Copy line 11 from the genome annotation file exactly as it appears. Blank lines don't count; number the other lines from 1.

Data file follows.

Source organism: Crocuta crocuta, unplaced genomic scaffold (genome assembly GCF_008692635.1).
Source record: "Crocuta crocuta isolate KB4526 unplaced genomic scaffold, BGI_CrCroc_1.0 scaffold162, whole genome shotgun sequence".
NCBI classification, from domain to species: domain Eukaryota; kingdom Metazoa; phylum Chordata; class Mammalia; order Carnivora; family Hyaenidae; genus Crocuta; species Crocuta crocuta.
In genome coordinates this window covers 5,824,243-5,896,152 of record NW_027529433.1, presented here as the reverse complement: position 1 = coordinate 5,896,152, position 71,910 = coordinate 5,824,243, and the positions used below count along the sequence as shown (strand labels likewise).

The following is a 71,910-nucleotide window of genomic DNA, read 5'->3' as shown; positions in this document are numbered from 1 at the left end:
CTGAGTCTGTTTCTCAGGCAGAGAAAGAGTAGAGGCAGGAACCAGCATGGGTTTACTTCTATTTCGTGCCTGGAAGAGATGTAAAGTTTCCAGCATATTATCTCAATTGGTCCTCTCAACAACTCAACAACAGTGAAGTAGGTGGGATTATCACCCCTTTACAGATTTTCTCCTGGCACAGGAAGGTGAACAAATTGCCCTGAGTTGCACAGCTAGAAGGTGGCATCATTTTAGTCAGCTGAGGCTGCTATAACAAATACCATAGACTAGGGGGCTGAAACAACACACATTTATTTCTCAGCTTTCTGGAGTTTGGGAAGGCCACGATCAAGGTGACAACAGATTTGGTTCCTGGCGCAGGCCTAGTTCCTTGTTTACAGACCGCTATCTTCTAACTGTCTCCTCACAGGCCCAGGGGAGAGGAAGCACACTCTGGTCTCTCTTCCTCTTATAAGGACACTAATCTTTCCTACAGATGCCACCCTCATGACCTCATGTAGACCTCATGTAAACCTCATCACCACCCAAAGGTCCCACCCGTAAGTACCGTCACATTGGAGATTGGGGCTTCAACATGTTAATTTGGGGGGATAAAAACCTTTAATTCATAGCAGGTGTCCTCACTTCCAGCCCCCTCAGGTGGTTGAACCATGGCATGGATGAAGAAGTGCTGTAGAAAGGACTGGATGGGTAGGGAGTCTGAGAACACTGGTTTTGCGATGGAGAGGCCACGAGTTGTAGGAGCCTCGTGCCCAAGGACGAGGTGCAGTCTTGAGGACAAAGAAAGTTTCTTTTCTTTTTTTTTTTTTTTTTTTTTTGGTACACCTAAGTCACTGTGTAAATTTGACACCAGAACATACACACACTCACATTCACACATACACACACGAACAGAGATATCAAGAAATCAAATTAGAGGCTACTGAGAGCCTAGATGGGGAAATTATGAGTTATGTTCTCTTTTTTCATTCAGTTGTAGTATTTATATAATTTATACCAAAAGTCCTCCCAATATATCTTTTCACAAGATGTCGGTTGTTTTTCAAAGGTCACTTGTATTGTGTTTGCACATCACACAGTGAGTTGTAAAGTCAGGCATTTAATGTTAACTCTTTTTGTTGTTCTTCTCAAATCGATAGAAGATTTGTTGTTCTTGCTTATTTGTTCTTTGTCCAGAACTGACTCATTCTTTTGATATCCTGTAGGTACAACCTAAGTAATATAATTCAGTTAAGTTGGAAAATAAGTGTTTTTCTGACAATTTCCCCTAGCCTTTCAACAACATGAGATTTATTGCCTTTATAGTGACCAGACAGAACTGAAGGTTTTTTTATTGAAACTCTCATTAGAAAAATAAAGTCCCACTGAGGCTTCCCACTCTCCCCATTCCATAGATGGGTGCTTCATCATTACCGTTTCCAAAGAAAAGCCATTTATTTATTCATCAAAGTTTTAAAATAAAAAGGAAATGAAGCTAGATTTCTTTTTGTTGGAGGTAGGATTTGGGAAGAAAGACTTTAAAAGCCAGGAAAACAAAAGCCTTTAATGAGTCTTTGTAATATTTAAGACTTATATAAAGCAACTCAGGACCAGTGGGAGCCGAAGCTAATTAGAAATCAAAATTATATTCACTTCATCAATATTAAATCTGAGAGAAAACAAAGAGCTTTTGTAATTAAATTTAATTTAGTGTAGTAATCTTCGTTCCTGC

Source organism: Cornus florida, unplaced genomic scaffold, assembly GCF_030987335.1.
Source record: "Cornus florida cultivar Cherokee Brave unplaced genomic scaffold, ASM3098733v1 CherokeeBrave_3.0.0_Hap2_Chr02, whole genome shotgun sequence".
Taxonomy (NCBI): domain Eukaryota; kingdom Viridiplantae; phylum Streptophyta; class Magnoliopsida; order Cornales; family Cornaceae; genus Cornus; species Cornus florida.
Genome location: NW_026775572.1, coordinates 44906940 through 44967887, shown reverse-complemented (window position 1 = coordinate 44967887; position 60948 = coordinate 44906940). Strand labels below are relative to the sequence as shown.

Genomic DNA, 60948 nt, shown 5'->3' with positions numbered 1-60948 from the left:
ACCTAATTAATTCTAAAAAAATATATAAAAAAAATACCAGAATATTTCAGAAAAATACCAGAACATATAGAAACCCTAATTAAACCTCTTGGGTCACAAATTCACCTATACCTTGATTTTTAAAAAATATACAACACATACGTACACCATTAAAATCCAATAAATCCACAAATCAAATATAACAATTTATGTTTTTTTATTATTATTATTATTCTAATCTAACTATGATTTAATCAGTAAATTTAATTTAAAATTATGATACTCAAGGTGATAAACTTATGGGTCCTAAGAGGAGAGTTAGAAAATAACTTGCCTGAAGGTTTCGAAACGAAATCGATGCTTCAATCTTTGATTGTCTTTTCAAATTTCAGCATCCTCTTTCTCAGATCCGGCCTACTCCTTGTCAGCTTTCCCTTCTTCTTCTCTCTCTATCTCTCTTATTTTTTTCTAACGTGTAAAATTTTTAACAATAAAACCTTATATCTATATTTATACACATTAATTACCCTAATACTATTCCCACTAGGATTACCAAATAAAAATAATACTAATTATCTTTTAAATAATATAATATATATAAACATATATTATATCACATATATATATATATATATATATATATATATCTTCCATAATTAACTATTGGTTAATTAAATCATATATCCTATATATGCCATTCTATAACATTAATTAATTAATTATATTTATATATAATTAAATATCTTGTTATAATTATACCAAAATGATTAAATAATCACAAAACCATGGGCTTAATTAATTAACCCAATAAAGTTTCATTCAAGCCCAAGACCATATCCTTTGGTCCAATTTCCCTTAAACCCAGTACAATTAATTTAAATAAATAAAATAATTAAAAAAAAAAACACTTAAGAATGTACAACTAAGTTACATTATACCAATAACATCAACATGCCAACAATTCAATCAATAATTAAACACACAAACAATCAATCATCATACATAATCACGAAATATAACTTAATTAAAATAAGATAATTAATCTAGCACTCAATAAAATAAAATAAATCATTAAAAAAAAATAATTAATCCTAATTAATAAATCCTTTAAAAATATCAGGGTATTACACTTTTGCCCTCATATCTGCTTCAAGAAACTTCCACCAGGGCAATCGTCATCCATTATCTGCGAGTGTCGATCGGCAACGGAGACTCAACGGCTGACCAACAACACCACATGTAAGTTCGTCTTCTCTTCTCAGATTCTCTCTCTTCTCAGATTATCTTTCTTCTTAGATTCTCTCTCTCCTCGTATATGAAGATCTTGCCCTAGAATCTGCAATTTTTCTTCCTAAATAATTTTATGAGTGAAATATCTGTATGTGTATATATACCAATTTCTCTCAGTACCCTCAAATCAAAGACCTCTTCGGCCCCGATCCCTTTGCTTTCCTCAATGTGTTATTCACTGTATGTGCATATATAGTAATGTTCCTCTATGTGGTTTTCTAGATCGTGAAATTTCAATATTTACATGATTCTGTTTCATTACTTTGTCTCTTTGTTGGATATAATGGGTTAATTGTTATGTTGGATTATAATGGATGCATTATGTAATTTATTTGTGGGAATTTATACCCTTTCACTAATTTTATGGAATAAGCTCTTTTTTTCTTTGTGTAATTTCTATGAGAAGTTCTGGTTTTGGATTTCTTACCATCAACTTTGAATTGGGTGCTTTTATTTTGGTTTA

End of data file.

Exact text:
Genomic DNA, 60948 nt, shown 5'->3' with positions numbered 1-60948 from the left: